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Introduction to the Sociology of Health and Illness


by Dr PHUA Kai Lit
School of Medicine and Health Sciences
Monash University Sunway Campus
Bandar Sunway, Malaysia


Read interesting opinions on What Makes a GOOD DOCTOR

NONADHERENCE: This simply means failure to follow medical instructions and advice e.g. don't take medicine at all, improper dosages are taken, the medicine is taken along with unprescribed drugs (including traditional medicine). This can lead to adverse drug interactions. Nonadherence includes failure to follow advice on nutrition e.g. during pregnancy and lactation.

EXTENT OF NONADHERENCE: Nonadherence is common and widespread - as high as 50%. As many as 1/3 of patients don't take their medicine at all!

CONSEQUENCES: These can be severe in patients with insulin-dependent diabetes mellitus or in patients with hypertension.

FACTORS AFFECTING ADHERENCE: These include the personality of the patient, the quality of doctor-patient interaction, cognitive factors (forgetting, unclear instructions, too complex medications, carelessness e.g. forgetting to pack medication when going on trips overseas). Other factors include uncomfortable side-effects, drugs are too expensive, patient frustration with being dependent on medicine for his or her well-being, "testing" by the patient. Food taboos and beliefs may affect adherence to nutrition advice during sickness, pregnancy, lactation and menstruation.


Here are some steps:
Give simple and clear instructions
Better doctor-patient communication
Ensure that the patient really understands what you are trying to convey i.e. you need to stress important points, repeat if necessary, give specific advice
Simplify the regimen
Prescribe cheaper generic drugs in place of expensive, branded drugs
Inform patient about the side-effects to be expected
Change the medication if the side-effects are too severe
Make sure the patient takes the entire course of antibiotics
Get family members to monitor adherence
Deal with food taboos and beliefs i.e. ignore those which are harmless, encourage those which are beneficial and discourage those which lead to nutritional deficiency during sickness, pregnancy, lactation or menstruation.

* REMEMBER: Partial adherence is better than total nonadherence!

* CARE in prescribing to children, the elderly and the immunocompromised.

* The doctor SHOULD look out for uncomfortable side effects, adverse reactions (e.g. Reye's syndrome whereby there is severe allergic reaction to aspirin use - including liver failure) and adverse interactions (between two drugs - including between a prescribed drug and a traditional drug. Or between a drug and alcohol).


British documentary series on the process of growing up

Myths about the Elderly (see graphic below!)

INDIVIDUAL VERSUS POPULATION AGEING: Population ageing is when the % of elderly in a population increases from 3% to about 25%. Due mainly to low birth rates.

CHANGING DEFINITIONS OF THE ELDERLY: In some societies, a person in his or her 40s would be considered "elderly". In Malaysia, the retirement age is 55 while in America, it is 65.

WHO ARE THE ELDERLY?: The "young-old" versus the "old-old" ( > 80 years old). There are more elderly women than elderly men (especially in the oldest age groups). This is because women tend to live longer than men on the average.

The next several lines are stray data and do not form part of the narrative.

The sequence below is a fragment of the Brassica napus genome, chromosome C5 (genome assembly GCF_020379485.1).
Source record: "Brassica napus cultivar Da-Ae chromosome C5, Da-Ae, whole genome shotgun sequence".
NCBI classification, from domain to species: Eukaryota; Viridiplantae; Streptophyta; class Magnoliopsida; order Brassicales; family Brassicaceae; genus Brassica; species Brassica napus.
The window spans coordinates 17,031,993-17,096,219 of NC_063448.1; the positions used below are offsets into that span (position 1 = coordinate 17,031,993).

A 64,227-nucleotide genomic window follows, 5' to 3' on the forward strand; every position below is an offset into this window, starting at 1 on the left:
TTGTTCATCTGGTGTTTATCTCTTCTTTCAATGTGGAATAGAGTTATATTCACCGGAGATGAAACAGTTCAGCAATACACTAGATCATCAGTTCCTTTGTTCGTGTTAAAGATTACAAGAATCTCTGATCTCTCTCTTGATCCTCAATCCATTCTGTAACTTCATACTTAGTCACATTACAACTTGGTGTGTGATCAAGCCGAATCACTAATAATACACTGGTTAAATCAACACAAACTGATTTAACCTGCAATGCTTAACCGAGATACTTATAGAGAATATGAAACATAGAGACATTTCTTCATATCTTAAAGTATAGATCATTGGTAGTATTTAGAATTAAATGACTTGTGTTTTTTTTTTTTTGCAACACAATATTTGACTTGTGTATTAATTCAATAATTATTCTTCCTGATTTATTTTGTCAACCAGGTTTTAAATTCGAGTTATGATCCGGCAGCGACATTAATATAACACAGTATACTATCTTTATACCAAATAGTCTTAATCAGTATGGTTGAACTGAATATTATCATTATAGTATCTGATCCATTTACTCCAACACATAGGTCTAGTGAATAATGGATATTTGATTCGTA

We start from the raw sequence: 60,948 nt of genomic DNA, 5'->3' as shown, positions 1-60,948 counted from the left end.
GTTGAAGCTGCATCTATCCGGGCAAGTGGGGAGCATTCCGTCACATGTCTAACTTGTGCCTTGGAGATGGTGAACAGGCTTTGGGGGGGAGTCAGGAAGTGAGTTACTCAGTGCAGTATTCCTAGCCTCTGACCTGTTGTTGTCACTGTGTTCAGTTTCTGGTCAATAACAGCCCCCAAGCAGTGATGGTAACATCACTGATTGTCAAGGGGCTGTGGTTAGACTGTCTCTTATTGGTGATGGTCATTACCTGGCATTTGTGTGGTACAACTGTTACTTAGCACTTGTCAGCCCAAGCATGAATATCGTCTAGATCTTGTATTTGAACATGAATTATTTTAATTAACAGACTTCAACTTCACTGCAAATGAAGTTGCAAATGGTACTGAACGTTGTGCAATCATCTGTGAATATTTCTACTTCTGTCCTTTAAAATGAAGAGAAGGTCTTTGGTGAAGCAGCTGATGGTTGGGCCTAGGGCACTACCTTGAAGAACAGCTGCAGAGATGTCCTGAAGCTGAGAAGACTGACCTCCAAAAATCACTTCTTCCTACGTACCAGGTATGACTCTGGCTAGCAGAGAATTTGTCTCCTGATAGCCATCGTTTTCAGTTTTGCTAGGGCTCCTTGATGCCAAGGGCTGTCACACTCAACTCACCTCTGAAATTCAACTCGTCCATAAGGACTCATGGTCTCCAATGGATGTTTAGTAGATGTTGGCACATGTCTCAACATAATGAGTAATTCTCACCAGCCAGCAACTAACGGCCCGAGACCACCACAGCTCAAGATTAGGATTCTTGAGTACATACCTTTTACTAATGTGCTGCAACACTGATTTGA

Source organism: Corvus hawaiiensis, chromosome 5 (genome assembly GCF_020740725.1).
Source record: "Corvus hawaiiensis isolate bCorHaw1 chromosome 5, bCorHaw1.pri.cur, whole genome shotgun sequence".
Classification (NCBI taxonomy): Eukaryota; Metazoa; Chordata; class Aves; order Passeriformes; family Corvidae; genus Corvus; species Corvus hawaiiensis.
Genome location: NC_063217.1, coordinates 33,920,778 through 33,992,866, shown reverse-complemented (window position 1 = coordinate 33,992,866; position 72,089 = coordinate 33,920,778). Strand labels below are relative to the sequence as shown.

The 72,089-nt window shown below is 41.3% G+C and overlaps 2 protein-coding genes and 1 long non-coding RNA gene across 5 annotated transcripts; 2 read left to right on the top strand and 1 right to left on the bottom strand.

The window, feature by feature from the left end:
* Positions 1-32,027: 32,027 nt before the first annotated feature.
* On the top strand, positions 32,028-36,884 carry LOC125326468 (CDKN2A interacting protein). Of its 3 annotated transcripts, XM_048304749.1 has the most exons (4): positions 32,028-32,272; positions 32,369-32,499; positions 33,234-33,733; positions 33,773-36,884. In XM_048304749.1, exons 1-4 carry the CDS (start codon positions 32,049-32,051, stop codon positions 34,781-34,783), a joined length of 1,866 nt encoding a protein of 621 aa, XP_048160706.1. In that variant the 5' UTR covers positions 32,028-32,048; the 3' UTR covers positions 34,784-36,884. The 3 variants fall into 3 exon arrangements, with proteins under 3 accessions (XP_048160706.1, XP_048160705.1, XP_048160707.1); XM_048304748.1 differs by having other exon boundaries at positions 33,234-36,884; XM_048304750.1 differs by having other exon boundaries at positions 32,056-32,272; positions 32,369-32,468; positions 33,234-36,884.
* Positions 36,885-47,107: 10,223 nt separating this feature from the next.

Physical/biological ageing:
Different people may undergo some of these at different rates (depending on how they take care of themselves)
Blood pressure (systolic blood pressure)
Kidneys (fall in ability to excrete toxic wastes)
Lungs (loss of elastic recoil)
Menopause in women

"HEALTHY AGEING": Most of the elderly are relatively healthy. People can take action so that they can stay healthy as long as possible. "Healthy ageing" through a healthy lifestyle and prevention of disease. Our jobs can affect our rate of ageing. "A common belief is ... that much of the disease and loss of function which accompanies ageing is inevitable and due to the "ageing process" .. We now know that these conditions (such as osteoporosis) can be prevented or even improved" (Quote from Dr Philip Poi, Universiti Malaya)


Family e.g. kids grow up and leave home, people become grandparents

Work and retirement e.g. drop in income and status after retirement, dependence on grown children for support

Bereavement e.g. death of spouse

Coping strategies e.g. deal with social isolation because of retirement, physical disability, death of spouse or friends


Personality - little change

Caution e.g. less risk-taking behaviour


Respect versus ageism

"Ageism" = prejudice and discrimination against people on the basis of their age

* New roles need to be created for the elderly in urban, industrial society


Urinary Incontinence
Adverse drug reactions and interactions e.g. because of "polypharmacy" (taking many kinds of drugs because the person suffers from more than one disease)
Abuse of the elderly
Higher risk of suicide
Multiple health problems are common, e.g., an elderly person may suffer from hypertension, diabetes and arthritis at the same time

* Who will provide care for the elderly?
The Government, the community, commercial companies, family members, self-help groups.


Wallace, R.B. ed. 1998 "Maxcy-Rosenau-Last Public Health and Preventive Medicine" 14th ed. Stamford, Connecticut: Prentice-Hall International Inc.

Cassens, B.J. 1992 "Preventive Medicine and Public Health" 2nd. ed. Philadelphia: Harwal Publishing

Lucas, A.O. and H.M. Gilles 1990 "A New Short Textbook of Preventive Medicine for the Tropics" 3rd. ed. Sevenoaks, Kent: ELBS with Edward Arnold

McWhinney, I.R. 1997 "A Textbook of Family Medicine" 2nd. ed. New York: Oxford University Press

Patrick, D.L. and G. Scrambler 1982 "Sociology as Applied to Medicine" London: Bailliere Tindall